6 April 2010
Something is still rankling with me from the Chancellors debate. It is the way that the view commonly held amongst economists that wealth is only created in the private sector is taken as an unquestioned assumption by all three of the suited men who we are supposed to choose between come the general election. This is the same assumption that leads to the captains of industry trying to resist the increase in NI contributions. They create the wealth; they create the jobs. We must not hold them back from this valiant endeavour.
Let's just spend a little while testing this assumption of modern political life. The easiest way to create money, which seems to be effortlessly elided into wealth by most spokespeople on economics, is by engaging in financial fiddles. As Adair Turner himself pointed out, very little of this creates anything of social worth.
Digging deeper we may question the value of much of what is done in the private sector. At the risk of creating an equally distorted picture from the other end of the lens, I could characterise much of what passes for work in the private sector as using a lot of energy to design or produce an item of dubious social value, or persuading somebody else to buy the same.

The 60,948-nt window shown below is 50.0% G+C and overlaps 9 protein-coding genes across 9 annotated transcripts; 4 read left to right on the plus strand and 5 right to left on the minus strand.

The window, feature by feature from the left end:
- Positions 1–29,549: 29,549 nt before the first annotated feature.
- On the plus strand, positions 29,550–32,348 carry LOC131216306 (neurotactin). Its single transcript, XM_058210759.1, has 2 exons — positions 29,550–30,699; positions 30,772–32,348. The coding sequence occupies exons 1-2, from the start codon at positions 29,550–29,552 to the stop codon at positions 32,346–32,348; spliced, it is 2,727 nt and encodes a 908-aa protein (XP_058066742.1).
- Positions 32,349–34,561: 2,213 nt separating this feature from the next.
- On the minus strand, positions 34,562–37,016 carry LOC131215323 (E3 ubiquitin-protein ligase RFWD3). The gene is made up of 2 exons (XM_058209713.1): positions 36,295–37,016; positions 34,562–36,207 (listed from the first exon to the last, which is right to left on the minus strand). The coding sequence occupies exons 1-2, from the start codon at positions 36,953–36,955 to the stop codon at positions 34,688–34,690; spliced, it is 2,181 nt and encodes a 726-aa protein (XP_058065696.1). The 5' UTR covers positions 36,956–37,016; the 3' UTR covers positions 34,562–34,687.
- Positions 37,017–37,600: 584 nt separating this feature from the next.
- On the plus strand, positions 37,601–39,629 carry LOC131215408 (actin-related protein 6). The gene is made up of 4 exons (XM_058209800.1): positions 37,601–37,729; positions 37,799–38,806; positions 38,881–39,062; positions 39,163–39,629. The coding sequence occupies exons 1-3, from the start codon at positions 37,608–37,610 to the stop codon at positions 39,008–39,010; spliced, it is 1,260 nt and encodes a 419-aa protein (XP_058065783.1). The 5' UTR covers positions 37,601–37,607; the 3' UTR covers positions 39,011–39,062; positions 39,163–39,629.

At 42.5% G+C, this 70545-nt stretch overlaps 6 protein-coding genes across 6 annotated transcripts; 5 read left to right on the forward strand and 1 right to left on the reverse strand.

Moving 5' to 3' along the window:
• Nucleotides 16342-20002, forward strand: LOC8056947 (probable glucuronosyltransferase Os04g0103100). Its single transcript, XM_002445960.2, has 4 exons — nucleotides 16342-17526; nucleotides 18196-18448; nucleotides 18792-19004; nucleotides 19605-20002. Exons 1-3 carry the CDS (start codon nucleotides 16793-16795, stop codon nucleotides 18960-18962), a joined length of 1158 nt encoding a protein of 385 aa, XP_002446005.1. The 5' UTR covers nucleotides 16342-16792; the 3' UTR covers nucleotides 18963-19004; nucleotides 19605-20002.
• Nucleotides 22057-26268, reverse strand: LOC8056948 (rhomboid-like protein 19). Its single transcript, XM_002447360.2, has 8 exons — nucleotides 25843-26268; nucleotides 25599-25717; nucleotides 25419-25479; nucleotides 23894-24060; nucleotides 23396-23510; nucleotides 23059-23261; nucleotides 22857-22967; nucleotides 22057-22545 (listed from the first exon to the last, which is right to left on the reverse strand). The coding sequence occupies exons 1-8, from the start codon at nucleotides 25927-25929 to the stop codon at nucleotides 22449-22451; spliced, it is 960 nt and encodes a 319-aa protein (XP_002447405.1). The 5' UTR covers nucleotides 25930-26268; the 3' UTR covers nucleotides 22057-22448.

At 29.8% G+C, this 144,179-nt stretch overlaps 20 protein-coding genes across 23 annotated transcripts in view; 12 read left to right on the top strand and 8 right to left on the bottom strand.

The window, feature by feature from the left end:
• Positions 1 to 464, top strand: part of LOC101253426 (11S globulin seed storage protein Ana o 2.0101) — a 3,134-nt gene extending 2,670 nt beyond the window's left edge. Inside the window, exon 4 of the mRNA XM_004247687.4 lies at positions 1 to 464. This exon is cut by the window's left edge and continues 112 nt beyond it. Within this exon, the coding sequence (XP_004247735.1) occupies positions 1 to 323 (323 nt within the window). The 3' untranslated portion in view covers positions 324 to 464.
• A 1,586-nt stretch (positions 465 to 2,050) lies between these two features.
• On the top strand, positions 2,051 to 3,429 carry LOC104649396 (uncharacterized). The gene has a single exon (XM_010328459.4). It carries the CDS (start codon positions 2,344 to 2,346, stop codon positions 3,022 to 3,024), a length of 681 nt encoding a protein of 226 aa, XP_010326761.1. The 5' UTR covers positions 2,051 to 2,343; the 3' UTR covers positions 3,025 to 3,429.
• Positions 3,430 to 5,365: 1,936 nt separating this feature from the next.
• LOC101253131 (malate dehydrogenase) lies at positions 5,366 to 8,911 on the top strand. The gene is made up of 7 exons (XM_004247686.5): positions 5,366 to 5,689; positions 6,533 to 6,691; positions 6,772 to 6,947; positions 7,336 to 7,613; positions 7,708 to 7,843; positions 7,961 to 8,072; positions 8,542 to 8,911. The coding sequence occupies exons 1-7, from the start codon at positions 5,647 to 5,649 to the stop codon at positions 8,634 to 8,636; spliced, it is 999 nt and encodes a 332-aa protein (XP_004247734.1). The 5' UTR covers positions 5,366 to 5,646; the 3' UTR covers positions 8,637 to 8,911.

The justification for arguing that the private sector creates the wealth that the public sector then squanders arises from one of the principles taught to students of introductory economics courses: that taxation is a deadweight loss. In neoclassical diagrams, tax is simply extracted from the economy, as though by a greedy and thoughtless government. Its reinvestment via in valuable services via public sector wages is not drawn, and hence not measured or valued.
In reality, the position is the reverse of what is assumed. It is because what is done in the public sector - whether healing the sick or educating the young - is so valuable to a civilised human society that we don't leave it to the vagaries of market distribution. We decide that everyone should benefit and we share the cost. That is what the public sector means and that is why what is provided by that sector is always going to be more - not less - valuable than what is provided by the private sector, regardless of the amount of money it does or does not generate. Tweet